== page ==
Congress Ethics chairs request more data to determine extent of sex harassment payouts
Top House Democrat Nancy Pelosi says Michigan Rep. John Conyers, facing sexual misconduct allegations, should resign from Congress. Speaker of the House Paul Ryan echoed that call. (Nov. 30) AP
WASHINGTON — The House Ethics Committee has requested detailed records to determine the amount federal taxpayers have paid to settle lawsuits on behalf of members of Congress involving sexual harassment and other forms of discrimination.
The bipartisan committee chairs, Reps. Susan Brooks, R-Ind., and Theodore Deutch, D-Fla., sent a letter on Friday to the Office of Compliance, a congressional department which is responsible for payouts that have stirred controversy since they come out of the U.S. Treasury.
The chairs are requesting “all records” related to “any claims of sexual harassment, discrimination, retaliation or any other employment practice” prohibited by federal rules, the letter reads.
Previously, the Office of Compliance reported that it has paid victims more than $17 million since its inception in 1990. Yet that figure includes all settlements, not just related to sexual harassment.
Separately, the House Administration Committee released figures dating to 2013 that show a total of six settlements totaling $359,450 involving claims against six House member offices.
Of those, one claim for alleged sexual harassment was for $84,000. That 2015 settlement was reached by Rep. Blake Farenthold, R-Texas, and a former aide who accused him of sexual harassment. Lauren Greene was Farenthold’s communications director until she was fired in July 2014. In December of that year, she filed a lawsuit in federal court accusing Farenthold of making sexually charged statements toward her and engaging in off-color behavior.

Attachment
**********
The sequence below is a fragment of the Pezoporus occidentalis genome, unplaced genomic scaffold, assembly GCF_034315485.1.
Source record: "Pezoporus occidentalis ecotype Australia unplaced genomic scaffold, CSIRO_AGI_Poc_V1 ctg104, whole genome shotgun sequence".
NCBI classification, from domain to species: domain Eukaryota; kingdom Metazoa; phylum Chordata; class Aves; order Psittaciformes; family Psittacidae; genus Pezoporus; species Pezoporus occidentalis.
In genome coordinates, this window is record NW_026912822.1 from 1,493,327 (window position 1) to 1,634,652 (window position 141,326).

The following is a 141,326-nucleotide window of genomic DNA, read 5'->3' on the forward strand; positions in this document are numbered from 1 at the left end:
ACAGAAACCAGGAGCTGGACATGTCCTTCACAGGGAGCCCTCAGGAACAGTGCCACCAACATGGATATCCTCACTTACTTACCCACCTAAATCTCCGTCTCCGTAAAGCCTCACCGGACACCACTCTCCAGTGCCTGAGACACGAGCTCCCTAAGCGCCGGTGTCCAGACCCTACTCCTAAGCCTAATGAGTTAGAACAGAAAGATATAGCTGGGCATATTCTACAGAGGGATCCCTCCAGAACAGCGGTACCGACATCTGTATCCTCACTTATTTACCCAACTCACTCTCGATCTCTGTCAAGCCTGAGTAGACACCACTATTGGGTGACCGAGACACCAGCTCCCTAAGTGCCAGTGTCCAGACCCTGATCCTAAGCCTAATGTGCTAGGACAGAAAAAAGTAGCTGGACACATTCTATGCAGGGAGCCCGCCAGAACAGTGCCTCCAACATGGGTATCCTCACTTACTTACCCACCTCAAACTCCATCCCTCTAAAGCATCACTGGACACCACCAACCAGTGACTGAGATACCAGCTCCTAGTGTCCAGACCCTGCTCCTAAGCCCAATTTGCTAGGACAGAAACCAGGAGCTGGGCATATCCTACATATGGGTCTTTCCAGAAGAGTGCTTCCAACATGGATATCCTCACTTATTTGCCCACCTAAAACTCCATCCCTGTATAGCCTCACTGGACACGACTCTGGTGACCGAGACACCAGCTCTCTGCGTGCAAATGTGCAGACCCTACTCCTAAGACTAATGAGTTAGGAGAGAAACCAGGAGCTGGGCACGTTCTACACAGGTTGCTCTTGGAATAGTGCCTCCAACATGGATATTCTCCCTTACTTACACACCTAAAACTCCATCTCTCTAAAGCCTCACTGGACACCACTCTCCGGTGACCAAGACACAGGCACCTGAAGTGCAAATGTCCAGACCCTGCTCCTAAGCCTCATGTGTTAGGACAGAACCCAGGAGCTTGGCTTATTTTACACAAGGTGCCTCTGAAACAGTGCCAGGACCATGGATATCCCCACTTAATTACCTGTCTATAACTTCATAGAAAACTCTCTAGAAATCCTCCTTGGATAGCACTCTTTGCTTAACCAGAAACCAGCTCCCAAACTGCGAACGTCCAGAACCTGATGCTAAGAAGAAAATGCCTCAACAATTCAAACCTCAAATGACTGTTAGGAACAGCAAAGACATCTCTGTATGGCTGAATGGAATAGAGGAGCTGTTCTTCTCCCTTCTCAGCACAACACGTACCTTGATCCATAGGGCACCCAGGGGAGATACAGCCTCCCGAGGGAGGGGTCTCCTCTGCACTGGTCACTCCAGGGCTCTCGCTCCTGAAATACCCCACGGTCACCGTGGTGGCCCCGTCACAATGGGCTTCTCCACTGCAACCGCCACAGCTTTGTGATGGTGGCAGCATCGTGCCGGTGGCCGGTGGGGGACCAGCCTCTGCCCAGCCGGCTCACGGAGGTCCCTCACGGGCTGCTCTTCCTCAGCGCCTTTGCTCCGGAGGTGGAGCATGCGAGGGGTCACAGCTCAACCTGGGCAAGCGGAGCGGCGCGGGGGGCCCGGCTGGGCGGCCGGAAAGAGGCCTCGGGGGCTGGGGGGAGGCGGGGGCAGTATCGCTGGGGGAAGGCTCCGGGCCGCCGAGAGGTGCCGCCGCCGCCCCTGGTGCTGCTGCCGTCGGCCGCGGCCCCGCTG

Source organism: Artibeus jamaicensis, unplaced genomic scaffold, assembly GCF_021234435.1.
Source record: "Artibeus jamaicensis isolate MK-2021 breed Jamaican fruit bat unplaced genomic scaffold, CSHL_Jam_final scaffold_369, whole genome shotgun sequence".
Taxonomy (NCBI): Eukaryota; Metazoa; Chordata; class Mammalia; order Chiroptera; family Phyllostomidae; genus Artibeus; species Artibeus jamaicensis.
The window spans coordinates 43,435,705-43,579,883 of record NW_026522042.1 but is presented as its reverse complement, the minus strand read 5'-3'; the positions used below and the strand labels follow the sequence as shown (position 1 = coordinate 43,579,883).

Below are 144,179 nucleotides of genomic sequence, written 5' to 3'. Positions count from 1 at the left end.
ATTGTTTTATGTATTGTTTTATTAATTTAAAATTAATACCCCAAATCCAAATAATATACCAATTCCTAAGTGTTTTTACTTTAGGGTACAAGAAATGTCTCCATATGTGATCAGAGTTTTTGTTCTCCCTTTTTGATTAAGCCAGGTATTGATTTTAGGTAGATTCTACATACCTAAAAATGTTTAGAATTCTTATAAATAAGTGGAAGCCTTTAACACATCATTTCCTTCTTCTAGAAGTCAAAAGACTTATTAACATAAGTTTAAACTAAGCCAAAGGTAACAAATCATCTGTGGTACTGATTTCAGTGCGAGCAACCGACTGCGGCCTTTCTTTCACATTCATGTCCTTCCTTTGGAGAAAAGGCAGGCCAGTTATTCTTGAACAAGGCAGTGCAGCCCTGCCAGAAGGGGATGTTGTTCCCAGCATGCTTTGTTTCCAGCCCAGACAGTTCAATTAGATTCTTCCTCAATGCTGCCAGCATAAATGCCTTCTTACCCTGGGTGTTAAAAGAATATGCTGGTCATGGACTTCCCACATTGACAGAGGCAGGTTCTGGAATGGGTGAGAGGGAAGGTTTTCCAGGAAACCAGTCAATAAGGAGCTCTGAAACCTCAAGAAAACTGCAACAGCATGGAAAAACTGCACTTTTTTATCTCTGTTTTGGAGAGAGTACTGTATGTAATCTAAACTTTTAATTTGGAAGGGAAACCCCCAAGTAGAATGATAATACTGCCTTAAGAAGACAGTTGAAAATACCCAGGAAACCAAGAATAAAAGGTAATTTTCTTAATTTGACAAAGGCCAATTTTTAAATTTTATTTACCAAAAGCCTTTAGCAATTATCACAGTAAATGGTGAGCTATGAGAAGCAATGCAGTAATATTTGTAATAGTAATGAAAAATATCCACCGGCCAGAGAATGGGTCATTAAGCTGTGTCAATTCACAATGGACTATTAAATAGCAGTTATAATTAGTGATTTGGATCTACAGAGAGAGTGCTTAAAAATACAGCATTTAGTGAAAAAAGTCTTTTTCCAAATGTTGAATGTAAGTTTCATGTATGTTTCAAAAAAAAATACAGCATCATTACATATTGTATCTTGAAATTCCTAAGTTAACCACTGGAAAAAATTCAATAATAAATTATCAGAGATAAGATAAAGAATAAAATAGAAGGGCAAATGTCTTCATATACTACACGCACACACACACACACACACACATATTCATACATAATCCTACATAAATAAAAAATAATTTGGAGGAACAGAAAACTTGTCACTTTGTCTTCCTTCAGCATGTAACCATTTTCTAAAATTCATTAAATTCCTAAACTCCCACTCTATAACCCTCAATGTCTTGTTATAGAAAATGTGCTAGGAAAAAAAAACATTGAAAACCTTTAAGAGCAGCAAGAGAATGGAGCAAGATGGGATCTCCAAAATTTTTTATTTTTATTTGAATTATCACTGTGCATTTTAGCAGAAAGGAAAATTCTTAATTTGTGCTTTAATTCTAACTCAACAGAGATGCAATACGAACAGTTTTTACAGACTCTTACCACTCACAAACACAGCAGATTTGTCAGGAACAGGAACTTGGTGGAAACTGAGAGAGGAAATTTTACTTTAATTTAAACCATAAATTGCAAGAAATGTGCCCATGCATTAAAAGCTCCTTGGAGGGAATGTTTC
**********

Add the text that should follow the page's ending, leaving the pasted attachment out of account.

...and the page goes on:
The other alleged incidents include one for $76,000 for age discrimination; one for disability discrimination for $37,250; and one for veteran status discrimination and retaliation for $15,000.
The efforts to provide for more information comes as the issue of sexual harassment is rocking major industries including Hollywood and broadcast news.
On Capitol Hill, there are open ethics investigations after accusations against Rep. John Conyers, D-Mich., who has been accused of unwanted sexual advances by a former staffer, and Sen. Al Franken, D-Minn., who was photographed reaching to grab the breasts of a woman with whom he was traveling with the USO before he was elected to the Senate.
The revelations have prompted a flurry of legislative proposals intended to overhaul a process for reporting sexual harassment that critics say is too secretive and discourages victims from speaking out and receiving settlements.